In the days following the raid on the Texas polygamous compound, I took a call from a St. Louis radio host requesting one of our reporters to come on his show to "talk about the situation in Utah." Early in this cordial conversation, I informed him that this newspaper is owned by The Church of Jesus Christ of Latter-day Saints and that I am a member of this church.
After a few minutes, it became clear that he thought I was somehow affiliated with the FLDS group. I felt like an anthropology specimen. The questions were friendly and good natured, but imbedded in them was the notion that there was really no difference between the LDS Church and the FLDS group, they were simply all Mormons to him.
Given the enormous national and international attention focused on the Texas raid, it has been abundantly clear that while many people understand the difference between the LDS Church and this polygamous group, unfortunately there is still substantial confusion between the two.
Much of this confusion comes from misapplying the name Mormon, as in "fundamentalist Mormon" or "Mormon polygamist." The LDS Church has gone to great lengths to protect the name Mormon (note video of Elder Quentin L. Cook on YouTube, www.youtube.com/watch?v=uUtjsdtDOkQ). However, much misidentification simply results from the confusion between the terms LDS and FLDS.
Not only are many of the FLDS teachings in conflict with, and repugnant to, the teachings of The Church of Jesus Christ of Latter-day Saints, but, in fact, a person who believes in or practices the teachings of the fundamentalists would be excommunicated from the LDS Church.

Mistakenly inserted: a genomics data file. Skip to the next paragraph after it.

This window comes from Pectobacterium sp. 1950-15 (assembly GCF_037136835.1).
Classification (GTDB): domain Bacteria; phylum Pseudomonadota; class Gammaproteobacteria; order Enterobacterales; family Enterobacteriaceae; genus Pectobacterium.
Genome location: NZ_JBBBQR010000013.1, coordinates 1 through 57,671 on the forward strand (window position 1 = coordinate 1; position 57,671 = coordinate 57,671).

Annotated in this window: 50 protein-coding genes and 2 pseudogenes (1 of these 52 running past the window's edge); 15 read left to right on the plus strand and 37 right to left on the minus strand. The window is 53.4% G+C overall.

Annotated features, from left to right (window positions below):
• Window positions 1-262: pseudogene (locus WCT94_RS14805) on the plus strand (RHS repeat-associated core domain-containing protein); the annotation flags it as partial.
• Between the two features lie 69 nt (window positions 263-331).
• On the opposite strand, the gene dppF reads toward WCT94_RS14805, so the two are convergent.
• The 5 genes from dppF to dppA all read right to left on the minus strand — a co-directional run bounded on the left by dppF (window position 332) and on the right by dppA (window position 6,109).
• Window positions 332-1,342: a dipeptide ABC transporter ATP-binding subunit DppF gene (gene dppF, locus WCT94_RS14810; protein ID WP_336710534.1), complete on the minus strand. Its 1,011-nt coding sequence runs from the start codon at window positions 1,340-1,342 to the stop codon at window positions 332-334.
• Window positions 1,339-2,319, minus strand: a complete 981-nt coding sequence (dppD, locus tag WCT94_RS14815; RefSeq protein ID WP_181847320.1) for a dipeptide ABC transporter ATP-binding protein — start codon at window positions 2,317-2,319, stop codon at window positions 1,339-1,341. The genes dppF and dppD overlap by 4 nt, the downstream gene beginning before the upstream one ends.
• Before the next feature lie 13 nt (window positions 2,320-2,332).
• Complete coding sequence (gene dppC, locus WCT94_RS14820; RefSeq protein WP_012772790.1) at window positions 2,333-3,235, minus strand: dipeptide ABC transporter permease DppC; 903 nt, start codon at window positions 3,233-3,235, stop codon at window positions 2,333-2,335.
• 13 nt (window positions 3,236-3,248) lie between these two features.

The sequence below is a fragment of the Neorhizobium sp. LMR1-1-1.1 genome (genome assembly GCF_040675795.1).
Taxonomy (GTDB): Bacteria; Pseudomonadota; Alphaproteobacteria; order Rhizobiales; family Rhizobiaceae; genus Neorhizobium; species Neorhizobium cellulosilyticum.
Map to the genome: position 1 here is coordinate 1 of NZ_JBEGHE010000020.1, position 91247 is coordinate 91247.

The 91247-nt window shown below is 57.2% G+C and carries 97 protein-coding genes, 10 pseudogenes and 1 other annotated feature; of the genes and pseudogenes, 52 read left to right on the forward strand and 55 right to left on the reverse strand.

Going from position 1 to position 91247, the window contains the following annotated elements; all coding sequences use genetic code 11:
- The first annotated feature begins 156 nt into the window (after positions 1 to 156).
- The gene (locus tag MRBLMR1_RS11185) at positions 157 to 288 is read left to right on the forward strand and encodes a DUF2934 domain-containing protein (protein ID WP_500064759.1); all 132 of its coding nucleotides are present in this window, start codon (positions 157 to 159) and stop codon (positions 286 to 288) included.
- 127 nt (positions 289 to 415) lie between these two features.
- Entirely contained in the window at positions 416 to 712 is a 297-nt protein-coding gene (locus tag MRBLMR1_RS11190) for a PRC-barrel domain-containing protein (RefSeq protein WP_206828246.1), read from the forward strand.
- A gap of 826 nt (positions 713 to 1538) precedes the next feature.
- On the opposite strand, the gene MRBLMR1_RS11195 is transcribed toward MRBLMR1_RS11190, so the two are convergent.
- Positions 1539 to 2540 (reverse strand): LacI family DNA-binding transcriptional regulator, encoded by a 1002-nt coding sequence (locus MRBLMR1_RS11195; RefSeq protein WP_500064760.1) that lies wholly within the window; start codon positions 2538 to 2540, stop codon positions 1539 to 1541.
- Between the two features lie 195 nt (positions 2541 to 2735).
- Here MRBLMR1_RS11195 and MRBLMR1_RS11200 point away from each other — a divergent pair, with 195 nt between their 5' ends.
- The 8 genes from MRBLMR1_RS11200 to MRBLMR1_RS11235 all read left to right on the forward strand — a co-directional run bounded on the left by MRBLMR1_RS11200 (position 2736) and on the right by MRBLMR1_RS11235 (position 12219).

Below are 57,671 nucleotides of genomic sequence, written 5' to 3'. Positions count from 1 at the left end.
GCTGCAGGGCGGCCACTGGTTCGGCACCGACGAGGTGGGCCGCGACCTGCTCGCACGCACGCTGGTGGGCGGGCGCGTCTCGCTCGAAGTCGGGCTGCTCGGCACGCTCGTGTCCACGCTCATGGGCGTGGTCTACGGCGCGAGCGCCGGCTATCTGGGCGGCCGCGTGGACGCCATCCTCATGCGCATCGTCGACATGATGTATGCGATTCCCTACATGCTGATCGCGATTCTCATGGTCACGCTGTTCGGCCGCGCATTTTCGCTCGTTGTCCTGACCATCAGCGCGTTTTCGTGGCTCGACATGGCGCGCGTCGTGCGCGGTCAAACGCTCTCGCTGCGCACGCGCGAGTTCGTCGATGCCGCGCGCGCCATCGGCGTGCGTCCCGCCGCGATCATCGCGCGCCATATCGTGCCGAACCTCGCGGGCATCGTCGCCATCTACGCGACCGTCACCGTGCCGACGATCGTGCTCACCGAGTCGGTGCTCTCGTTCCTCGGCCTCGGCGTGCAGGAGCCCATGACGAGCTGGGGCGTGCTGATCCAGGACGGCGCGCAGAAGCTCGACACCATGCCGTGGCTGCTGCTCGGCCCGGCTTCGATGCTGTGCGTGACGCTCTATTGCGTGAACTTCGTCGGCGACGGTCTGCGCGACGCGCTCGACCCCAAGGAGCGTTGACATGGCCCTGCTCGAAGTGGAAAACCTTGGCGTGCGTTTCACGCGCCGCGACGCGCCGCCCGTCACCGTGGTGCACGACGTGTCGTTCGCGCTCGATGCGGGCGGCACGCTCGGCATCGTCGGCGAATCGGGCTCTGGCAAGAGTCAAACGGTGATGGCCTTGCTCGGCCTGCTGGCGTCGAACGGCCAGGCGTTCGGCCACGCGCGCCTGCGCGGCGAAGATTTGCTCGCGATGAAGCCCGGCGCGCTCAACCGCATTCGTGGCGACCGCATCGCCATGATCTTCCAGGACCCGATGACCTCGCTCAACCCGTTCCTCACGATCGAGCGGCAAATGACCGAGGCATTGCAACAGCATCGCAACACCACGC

While not strictly speaking identity theft, the adoption of FLDS by this group at best is confusing and at worst undermines the credibility of the Latter-day Saints and tarnishes the LDS "brand." Sometimes damage to a brand or a trademark has been called attempted identity theft at the corporate level.
I am not making a narrow legal argument about trademark law issues here. Rather, my discussion is more broadly about brand identification and injury to a brand name.
While the terms LDS and Mormon are not brands in the commercial sense, these terms reflect the identity, reputation and teachings of The Church of Jesus Christ of Latter-day Saints. The LDS Church has the right and expectation that the use of these terms will convey certain impressions to those who become aware of them. This is known in the business world as brand equity and in the words of NetMBA.com it "is an intangible asset that depends on associations made by the consumer."
An illustration from the business world might give us some insight. Suppose several engineers at General Electric invented an electric motor and decided that their product was superior to other similar products produced by the company. This group of engineers decides then to break away from General Electric and form a new company called Fundamental General Electric or FGE for short. How would General Electric react to this? Would it feel that its brand equity was being diminished or stolen? Of course they would. And they would be right.
Similarly, this group which claims to be a break-off of the LDS Church is, as noted, utterly different in its beliefs and practices. In an April 19 story in our paper, Brian Hales, a Layton physician and historian, notes, for example, that "brain-washing is a legitimate description of what occurs within the FLDS Church 'because they don't allow any outside information inside and vice versa.' On the other hand, the Salt Lake-based Church of Jesus Christ of Latter-day Saints — which many continue to mistakenly associate with the polygamous sect — sends missionaries around the globe preaching a gospel message centered in Jesus Christ, Hales said. The opposite is true of the FLDS Church, which is insular, secretive and has no desire to share a message of salvation with others ... That's their world, and it's the direct opposite of what Joseph Smith and Brigham Young promoted."
The group that became known as the FLDS Church didn't begin until 1929. More significantly this group did not even adopt the name FLDS until nearly a century after the LDS Church abandoned polygamy.
Whatever their motivation, the consequence of this group's adoption of the name FLDS has damaged the LDS Church's identity, brand name and reputation.
Joe Cannon is editor of the Deseret News.